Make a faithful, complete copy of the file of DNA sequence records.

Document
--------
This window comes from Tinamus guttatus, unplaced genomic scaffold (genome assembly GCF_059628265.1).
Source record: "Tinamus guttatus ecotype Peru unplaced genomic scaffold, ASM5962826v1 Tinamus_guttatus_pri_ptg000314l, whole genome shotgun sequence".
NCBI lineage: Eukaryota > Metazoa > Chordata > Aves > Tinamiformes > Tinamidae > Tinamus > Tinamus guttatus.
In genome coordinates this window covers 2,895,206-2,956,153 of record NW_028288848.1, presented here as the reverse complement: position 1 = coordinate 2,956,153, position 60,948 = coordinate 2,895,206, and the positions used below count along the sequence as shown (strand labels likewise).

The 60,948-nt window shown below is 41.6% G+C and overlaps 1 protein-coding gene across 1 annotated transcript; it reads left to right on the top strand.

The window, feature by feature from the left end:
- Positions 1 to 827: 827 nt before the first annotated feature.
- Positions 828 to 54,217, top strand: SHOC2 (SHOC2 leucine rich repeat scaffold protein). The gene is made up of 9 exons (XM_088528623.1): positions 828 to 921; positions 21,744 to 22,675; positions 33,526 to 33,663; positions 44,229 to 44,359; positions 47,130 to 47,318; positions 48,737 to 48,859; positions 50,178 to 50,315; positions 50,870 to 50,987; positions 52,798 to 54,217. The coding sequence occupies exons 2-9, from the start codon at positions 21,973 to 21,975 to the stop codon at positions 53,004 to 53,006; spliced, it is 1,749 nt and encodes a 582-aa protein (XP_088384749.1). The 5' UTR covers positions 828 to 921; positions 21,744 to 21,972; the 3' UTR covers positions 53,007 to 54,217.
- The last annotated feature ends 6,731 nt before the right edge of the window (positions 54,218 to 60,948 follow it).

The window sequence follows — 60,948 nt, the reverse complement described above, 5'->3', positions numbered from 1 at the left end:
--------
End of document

This window comes from Tinamus guttatus, unplaced genomic scaffold (genome assembly GCF_059628265.1).
Source record: "Tinamus guttatus ecotype Peru unplaced genomic scaffold, ASM5962826v1 Tinamus_guttatus_pri_ptg000314l, whole genome shotgun sequence".
NCBI lineage: Eukaryota > Metazoa > Chordata > Aves > Tinamiformes > Tinamidae > Tinamus > Tinamus guttatus.
In genome coordinates this window covers 2,895,206-2,956,153 of record NW_028288848.1, presented here as the reverse complement: position 1 = coordinate 2,956,153, position 60,948 = coordinate 2,895,206, and the positions used below count along the sequence as shown (strand labels likewise).

The 60,948-nt window shown below is 41.6% G+C and overlaps 1 protein-coding gene across 1 annotated transcript; it reads left to right on the top strand.

The window, feature by feature from the left end:
- Positions 1 to 827: 827 nt before the first annotated feature.
- Positions 828 to 54,217, top strand: SHOC2 (SHOC2 leucine rich repeat scaffold protein). The gene is made up of 9 exons (XM_088528623.1): positions 828 to 921; positions 21,744 to 22,675; positions 33,526 to 33,663; positions 44,229 to 44,359; positions 47,130 to 47,318; positions 48,737 to 48,859; positions 50,178 to 50,315; positions 50,870 to 50,987; positions 52,798 to 54,217. The coding sequence occupies exons 2-9, from the start codon at positions 21,973 to 21,975 to the stop codon at positions 53,004 to 53,006; spliced, it is 1,749 nt and encodes a 582-aa protein (XP_088384749.1). The 5' UTR covers positions 828 to 921; positions 21,744 to 21,972; the 3' UTR covers positions 53,007 to 54,217.
- The last annotated feature ends 6,731 nt before the right edge of the window (positions 54,218 to 60,948 follow it).

The window sequence follows — 60,948 nt, the reverse complement described above, 5'->3', positions numbered from 1 at the left end: